Key militant groups and attacks in Iran

24.09.2018

A gun attack against a military parade in the southwestern Iranian city of Ahvaz at the weekend killed 29 people and wounded scores. While the Islamic State group claimed responsibility, Tehran blamed the assault on the Ahwazi Democratic Popular Front, an Arab separatist movement.

Compared with regional peers, Iran has suffered only sporadic militant attacks in recent years. But a number of groups represent a threat to the Shia powerhouse.

The Ahwazi Democratic Popular Front calls for secession by the Ahvaz region in Iran's oil-rich Khuzestan province.

Iran blamed the group for Saturday's attack on a military parade in Ahvaz, which killed women and children, as the country marked the anniversary of the start of the 1980-1988 war with Iraq. But it is not the first time Tehran has accused the ADPF of violence in the volatile region. A string of riots and bombings in Ahvaz in 2005 were blamed on the group, which adamantly denied any role in the violence.

The ADPF says on its website that it is a "leading nationalist organisation struggling to regain the rights of the Arab people of Ahwaz," including but not limited to the "right to self-determination, freedom and independence".

London-based opposition channel Iran International TV aired an interview with Yaqoub Hor Altostari, presented as a spokesman for ADPF, indirectly claiming responsibility for the September 22 attack in Ahvaz. He called the gun assault "resistance against legitimate targets." But in a statement on its website, the ADPF denied carrying out the attack.

IS claimed its first attack in Iran on 7 June 2017, when gunmen and suicide bombers hit the parliament in Tehran and the shrine of revolutionary leader Ayatollah Ruhollah Khomeini, killing 17 people and wounding dozens. In a video released in March 2017, the jihadists threatened to retaliate against Iran for its military and logistical support to the Syrian and Iraqi governments, as Damascus and Baghdad battled IS insurgencies.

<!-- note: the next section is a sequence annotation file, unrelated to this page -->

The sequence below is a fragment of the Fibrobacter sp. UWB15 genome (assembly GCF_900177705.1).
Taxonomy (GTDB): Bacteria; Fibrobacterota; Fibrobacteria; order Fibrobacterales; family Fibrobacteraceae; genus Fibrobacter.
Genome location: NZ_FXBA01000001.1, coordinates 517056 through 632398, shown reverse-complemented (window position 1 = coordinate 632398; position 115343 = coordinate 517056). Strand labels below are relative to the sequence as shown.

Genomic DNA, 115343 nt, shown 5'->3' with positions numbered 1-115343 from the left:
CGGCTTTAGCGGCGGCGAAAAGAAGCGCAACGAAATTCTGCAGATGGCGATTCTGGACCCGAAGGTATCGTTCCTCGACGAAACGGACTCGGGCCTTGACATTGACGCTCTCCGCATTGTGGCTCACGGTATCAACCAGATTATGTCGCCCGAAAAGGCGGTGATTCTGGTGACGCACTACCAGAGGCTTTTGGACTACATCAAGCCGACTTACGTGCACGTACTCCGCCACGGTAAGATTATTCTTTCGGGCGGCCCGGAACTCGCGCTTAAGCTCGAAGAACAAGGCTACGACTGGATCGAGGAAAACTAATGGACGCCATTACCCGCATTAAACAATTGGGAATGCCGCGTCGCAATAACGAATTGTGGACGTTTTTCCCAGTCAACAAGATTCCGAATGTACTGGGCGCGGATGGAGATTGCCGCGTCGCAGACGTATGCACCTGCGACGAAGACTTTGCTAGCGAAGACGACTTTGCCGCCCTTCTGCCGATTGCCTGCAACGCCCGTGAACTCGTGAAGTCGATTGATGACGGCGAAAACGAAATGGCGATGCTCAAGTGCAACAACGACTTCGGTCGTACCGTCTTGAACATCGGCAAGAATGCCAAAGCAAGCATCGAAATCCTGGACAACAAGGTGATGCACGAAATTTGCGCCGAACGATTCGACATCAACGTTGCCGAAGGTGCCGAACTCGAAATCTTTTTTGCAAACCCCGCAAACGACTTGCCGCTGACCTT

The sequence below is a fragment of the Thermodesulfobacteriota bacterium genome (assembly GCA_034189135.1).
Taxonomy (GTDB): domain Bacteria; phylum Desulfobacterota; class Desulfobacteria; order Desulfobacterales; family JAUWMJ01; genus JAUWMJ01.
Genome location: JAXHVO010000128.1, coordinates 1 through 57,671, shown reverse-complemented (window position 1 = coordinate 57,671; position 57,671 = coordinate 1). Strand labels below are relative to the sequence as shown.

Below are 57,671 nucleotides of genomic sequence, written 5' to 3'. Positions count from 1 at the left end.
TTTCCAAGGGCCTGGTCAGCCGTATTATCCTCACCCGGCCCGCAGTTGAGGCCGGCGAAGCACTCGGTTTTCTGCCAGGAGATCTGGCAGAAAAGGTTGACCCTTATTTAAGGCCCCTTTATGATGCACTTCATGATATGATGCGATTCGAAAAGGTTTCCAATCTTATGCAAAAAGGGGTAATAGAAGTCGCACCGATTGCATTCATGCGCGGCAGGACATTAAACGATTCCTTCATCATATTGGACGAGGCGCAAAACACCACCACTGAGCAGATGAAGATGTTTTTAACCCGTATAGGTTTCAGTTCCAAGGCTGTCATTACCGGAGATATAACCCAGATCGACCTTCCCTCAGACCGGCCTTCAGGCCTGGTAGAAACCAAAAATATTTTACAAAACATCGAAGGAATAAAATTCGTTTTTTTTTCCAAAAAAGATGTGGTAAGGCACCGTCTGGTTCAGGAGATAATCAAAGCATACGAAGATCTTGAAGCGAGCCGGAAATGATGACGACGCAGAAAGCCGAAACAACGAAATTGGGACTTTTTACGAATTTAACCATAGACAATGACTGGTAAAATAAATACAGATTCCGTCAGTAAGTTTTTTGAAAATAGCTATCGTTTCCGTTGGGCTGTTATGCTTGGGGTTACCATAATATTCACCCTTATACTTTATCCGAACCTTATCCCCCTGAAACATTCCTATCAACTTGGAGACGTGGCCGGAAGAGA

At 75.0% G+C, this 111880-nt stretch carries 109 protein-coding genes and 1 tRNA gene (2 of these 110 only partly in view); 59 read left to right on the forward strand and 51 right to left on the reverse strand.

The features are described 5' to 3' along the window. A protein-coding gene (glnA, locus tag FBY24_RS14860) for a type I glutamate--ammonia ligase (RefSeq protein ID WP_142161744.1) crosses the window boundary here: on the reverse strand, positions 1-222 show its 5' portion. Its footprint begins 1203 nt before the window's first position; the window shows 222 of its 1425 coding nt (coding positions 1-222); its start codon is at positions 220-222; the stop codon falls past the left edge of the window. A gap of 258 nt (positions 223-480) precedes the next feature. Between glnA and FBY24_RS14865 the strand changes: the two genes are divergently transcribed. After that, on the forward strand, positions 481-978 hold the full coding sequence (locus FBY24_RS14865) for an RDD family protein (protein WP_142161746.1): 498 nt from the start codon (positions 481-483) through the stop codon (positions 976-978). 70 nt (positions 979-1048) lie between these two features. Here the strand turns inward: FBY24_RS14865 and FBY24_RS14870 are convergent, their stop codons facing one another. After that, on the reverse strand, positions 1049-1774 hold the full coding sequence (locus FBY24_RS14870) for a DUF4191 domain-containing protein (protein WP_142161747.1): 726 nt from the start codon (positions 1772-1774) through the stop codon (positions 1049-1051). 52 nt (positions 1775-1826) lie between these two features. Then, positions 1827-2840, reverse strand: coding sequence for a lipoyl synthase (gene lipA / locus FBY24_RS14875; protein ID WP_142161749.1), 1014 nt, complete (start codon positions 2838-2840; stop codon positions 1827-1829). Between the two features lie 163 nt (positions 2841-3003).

The jihadists said they wanted to conquer Iran to "return it to the Sunni Muslim nation" and to provoke a Shia bloodbath.

The extremist Sunni group Jundallah began a bloody rebellion against the Islamic republic in 2000. It has drawn on support from the Baloch ethnic group, which has a major presence in Sistan-Balochistan province, bordering Pakistan and Afghanistan.

Iran has long alleged Jundallah received training from the American, British and Israeli intelligence services. But after a spate of deadly attacks from 2007 to 2010 – including twin suicide bombings against a Shia mosque in Sistan-Baluchistan that killed 28 and wounded more than 250 –  the group's activities have been largely curbed since 2010.

Iranian authorities have blamed "counter-revolutionary" groups based in north-eastern Iraq for several attacks, particularly the Kurdistan Democratic Party of Iran and the Party of Free Life of Kurdistan.

On 20 July 2018, at least 10 Revolutionary Guards were killed in an attack led by insurgents against a base in the village of Dari, in the Marivan district of Iran's north-western Kurdistan region. The attack was not claimed.

After the attacks in Tehran on 7 June 2017, Iran ramped up anti-militant operations across the country, targeting north-western regions, the Iraqi borderlands and the Kurdish minority.    (AFP)

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